Handicapping 101: Cold Weather

Ever wonder why your fingers, toes, ears and other extremes get especially cold in frigid weather?

The body adjusts to extremely cold weather by adjusting the flow of blood. Crucial organs, such as the heart and liver, get more blood which is diverted away from the extremities, such as the fingers, toes and ears. Blood vessels in the extremities constrict, nearly shutting off, leaving the skin at increased risk of frostbite.

That's the medical definition, but anyone who's ever laced on skates in an outdoor rink, hit the slopes, or even engaged in a friendly snowball fight can tell you that your motor skills decrease in frigid weather. Throwing a football with numb fingers is not only tricky, it can be painful. In fact, playing any position with numb fingers increases the chance of "finger jams", which is simply when numbness prevails you from squeezing the ball the way you normally would and increases the chance of an injury on the impact with the ball or an opposition player . It's just one of the many small inconveniences of playing in cold weather. Everything constricts in cold weather, including the pigskin, leaving the ball with an entirely different feel – throwing a cold football is entirely different than throwing a warm football with an expanded hide.

Playing in the cold is perfected through practice, so teams that are forced to practice in the cold are invariably going to do better in that situation. Pay particular attention in cold weather games to the quarterback, and his experience in the situation. Teams that practice in the cold primarily include Green Bay, Chicago, Denver, The Giants, Jets, Eagles, Steelers, Bills, Ravens, Patriots, Browns, Bengals, Redskins and to a lesser degree – The Chiefs and Titans. Players who practice in cold weather changes year to year; Brett Farvre is one of the all time best – in any weather.

There were 10 regular season games in 1998 (our test season) where the game time temperature was recorded at less than 40 degrees. Those games were;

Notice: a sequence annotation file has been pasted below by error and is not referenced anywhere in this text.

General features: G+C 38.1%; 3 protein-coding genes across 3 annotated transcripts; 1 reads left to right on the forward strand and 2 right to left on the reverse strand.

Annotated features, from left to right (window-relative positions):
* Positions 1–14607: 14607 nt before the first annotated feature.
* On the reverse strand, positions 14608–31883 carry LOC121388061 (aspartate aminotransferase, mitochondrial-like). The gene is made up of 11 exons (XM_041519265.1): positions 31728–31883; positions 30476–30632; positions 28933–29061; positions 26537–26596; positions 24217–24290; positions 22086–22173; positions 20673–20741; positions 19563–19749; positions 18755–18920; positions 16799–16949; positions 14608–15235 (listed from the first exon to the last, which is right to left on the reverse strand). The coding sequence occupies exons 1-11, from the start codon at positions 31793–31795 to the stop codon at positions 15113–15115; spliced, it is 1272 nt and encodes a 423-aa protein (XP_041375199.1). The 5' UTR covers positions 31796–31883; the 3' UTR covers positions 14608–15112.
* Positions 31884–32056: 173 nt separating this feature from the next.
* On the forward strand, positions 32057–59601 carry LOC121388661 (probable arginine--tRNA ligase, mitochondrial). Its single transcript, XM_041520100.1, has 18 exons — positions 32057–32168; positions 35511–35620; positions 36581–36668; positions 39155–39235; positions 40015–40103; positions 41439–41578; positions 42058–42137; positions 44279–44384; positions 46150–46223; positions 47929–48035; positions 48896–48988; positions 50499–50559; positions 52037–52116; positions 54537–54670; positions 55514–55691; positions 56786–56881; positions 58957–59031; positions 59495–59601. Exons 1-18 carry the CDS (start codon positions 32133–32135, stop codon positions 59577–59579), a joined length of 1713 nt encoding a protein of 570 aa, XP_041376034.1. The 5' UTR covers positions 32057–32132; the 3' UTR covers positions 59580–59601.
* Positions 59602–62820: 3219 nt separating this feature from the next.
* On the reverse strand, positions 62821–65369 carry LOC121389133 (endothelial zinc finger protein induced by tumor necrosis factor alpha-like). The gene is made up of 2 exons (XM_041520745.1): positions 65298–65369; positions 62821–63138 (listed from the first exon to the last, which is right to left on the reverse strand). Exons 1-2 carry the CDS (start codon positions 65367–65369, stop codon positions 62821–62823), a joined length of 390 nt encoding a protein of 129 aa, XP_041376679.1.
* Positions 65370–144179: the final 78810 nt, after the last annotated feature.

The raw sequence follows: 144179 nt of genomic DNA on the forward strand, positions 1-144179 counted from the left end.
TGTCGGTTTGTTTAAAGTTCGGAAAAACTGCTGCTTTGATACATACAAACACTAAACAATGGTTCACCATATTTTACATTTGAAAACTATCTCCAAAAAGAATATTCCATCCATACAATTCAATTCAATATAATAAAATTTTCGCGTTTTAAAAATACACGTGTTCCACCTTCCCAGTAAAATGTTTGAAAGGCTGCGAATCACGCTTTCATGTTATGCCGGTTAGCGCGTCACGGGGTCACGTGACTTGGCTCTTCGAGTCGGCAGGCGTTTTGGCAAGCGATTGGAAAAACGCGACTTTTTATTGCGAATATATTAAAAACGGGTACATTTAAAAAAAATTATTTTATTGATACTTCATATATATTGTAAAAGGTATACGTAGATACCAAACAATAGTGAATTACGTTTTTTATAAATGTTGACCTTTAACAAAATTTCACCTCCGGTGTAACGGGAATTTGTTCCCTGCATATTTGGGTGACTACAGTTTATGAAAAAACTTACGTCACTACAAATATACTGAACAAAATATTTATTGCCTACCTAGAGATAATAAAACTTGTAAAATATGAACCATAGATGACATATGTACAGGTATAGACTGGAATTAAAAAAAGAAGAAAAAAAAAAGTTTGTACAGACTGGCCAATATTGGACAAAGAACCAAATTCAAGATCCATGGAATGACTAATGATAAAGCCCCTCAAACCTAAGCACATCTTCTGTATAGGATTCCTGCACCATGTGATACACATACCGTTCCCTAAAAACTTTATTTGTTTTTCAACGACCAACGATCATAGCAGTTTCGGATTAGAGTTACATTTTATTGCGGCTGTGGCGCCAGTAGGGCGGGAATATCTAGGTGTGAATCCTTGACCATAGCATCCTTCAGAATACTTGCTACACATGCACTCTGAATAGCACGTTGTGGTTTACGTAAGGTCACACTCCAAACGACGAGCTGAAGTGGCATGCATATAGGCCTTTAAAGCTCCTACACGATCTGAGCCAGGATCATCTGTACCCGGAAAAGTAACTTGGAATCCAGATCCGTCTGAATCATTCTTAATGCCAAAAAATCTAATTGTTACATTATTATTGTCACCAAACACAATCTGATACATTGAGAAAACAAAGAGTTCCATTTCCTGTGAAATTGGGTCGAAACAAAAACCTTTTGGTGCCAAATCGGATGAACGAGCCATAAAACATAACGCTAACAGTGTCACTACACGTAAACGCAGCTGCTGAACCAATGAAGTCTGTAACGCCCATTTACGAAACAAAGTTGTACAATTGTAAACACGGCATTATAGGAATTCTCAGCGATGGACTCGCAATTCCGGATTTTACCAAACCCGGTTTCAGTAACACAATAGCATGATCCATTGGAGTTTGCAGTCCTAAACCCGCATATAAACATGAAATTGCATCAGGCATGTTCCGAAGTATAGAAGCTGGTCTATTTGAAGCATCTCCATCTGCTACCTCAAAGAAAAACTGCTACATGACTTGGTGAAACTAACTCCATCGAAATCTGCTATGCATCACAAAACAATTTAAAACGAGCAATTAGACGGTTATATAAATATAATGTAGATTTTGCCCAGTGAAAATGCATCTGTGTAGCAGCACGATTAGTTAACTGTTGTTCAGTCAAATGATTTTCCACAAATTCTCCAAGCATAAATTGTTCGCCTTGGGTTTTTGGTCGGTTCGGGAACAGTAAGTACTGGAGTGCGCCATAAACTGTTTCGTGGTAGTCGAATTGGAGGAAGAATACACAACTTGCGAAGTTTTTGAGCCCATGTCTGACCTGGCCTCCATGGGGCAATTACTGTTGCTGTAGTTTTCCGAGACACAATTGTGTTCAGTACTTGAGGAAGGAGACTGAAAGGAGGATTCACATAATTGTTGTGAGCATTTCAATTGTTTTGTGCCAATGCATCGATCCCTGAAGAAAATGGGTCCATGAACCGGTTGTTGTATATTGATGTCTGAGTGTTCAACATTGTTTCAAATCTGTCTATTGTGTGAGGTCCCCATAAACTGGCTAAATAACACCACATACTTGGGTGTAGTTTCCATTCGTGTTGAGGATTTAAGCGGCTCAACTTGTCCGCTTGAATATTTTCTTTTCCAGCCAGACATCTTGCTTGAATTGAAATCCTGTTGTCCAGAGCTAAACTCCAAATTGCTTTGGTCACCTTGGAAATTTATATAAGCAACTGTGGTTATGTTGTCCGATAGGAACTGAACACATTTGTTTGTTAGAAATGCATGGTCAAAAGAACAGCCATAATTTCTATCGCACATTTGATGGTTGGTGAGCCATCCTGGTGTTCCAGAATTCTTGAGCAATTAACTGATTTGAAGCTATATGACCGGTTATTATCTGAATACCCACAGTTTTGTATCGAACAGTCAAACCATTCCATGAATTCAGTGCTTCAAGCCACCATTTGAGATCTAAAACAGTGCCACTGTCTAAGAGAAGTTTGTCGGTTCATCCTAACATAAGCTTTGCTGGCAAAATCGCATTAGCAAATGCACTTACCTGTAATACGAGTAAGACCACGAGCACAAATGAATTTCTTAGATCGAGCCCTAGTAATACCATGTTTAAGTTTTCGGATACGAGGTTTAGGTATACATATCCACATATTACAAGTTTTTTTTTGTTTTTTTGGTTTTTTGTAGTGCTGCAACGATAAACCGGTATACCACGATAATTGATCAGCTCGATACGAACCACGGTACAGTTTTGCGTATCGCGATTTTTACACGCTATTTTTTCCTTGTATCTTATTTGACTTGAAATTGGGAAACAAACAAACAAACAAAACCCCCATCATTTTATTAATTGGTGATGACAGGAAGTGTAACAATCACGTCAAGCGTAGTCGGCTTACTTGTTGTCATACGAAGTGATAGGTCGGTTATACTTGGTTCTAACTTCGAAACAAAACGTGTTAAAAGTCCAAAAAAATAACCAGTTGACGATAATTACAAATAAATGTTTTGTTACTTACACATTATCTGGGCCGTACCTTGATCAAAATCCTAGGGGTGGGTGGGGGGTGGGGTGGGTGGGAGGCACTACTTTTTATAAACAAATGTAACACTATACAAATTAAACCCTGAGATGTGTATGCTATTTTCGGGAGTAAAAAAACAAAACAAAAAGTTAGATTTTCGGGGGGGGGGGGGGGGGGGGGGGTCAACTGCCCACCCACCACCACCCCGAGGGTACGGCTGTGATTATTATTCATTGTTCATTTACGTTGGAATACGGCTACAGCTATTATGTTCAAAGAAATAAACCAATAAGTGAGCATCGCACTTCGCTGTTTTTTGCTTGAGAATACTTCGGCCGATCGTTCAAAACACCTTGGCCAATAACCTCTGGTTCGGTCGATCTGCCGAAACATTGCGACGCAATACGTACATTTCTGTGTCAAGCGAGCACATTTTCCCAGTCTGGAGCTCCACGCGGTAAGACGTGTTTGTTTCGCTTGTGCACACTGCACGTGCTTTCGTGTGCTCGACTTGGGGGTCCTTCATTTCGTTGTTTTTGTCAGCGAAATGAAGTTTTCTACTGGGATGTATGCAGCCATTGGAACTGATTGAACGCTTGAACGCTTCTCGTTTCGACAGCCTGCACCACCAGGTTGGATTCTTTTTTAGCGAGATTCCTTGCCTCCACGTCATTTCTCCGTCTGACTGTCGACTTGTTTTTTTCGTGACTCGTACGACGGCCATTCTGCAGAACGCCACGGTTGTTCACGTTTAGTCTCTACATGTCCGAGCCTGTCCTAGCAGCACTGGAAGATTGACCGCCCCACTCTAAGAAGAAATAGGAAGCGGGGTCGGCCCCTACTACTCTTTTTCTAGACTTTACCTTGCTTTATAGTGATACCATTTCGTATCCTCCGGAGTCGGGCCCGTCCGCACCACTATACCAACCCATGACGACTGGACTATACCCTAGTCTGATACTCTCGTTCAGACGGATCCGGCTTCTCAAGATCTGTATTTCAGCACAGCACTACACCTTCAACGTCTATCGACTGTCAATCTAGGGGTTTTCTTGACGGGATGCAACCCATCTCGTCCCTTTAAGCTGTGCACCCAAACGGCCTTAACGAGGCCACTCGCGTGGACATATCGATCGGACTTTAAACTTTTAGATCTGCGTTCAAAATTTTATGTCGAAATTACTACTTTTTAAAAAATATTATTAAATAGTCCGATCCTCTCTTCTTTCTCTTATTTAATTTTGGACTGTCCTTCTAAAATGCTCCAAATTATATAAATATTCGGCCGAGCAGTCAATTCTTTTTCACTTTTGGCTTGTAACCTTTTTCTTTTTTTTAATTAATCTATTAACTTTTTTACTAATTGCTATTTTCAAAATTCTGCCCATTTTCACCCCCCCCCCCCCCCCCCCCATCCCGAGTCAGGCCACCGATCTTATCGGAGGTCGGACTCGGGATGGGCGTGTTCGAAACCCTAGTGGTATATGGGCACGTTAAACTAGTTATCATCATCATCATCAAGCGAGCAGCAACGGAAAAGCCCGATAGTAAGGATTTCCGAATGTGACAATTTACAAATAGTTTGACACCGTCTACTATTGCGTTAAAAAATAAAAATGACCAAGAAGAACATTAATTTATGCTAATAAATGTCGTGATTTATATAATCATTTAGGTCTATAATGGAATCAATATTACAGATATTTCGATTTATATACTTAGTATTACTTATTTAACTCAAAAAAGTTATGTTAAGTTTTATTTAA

Week 10 – San Diego @ Denver – 37 degrees

Week 14 – Kansas City @ Denver – 35 degrees

Week 16 – Baltimore @ Chicago – 36 degrees

Week 16 – Tennessee @ Green Bay – 29 degrees – snow

Week 17 – Minnesota @ Tennessee – 35 degrees

Week 17 – Tampa Bay @ Cincinnati – 39 degrees

Week 17 – Detroit @ Baltimore – 39 degrees

Week 17 – Chicago @ Green Bay – 39 degrees

Week 17 – NY Giants @ Philadelphia – 37 degrees

Week 17 – New England @ NY Jets – 37 degrees

Do you know what the 10 coldest games of the year have in common, other than the fact they were the 10 coldest games of the year? In each of the 10 games, the favorite won the game, usually by a landslide. In fact, the favorite had an ATS mark of 8-2 in the 10 coldest games of the year.

Not only did the favorites in these cold wars win the game, like their hot air cousins, the favorites dominated. In fact, of all the underdogs in these 10 contests, only twice did the underdog score more than 16 points, Kansas City in their 35-31 loss to Denver, and Tennessee in their 30-22 loss at Green Bay. In the other eight games, the underdogs scored just 72 points combined, or, nine points per game on average. The favorites scored 263 points combined, for better than 26 ppg on average. Again, UNDER THE TOTAL dominated the sportsbooks in these games, as the under played out to a tune of 7-2-1 in these 10 games.

It's interesting to note that the NFL was pretty fair in the scheduling of the cold wars, as only San Diego & Tampa Bay were asked to go "out of their element" with regards to playing in cold weather. San Diego was wasted in Denver, managing just 10 points, but Tampa Bay shocked many in a 35-0 rout of the Bengals at Synergy Field in 39 degree weather.

In other words, it certainly appears that favorites in a cold weather game are favored for good reason.